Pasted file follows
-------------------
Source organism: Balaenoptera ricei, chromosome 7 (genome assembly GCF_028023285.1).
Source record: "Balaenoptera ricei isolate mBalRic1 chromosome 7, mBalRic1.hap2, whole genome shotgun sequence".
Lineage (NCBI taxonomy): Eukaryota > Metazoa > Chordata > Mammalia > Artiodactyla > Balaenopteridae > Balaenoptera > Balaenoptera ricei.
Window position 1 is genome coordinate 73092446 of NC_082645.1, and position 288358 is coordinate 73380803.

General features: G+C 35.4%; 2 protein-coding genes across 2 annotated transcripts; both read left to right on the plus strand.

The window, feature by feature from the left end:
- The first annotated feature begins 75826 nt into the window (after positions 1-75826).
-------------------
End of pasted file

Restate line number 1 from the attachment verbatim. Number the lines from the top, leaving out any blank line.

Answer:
Source organism: Balaenoptera ricei, chromosome 7 (genome assembly GCF_028023285.1).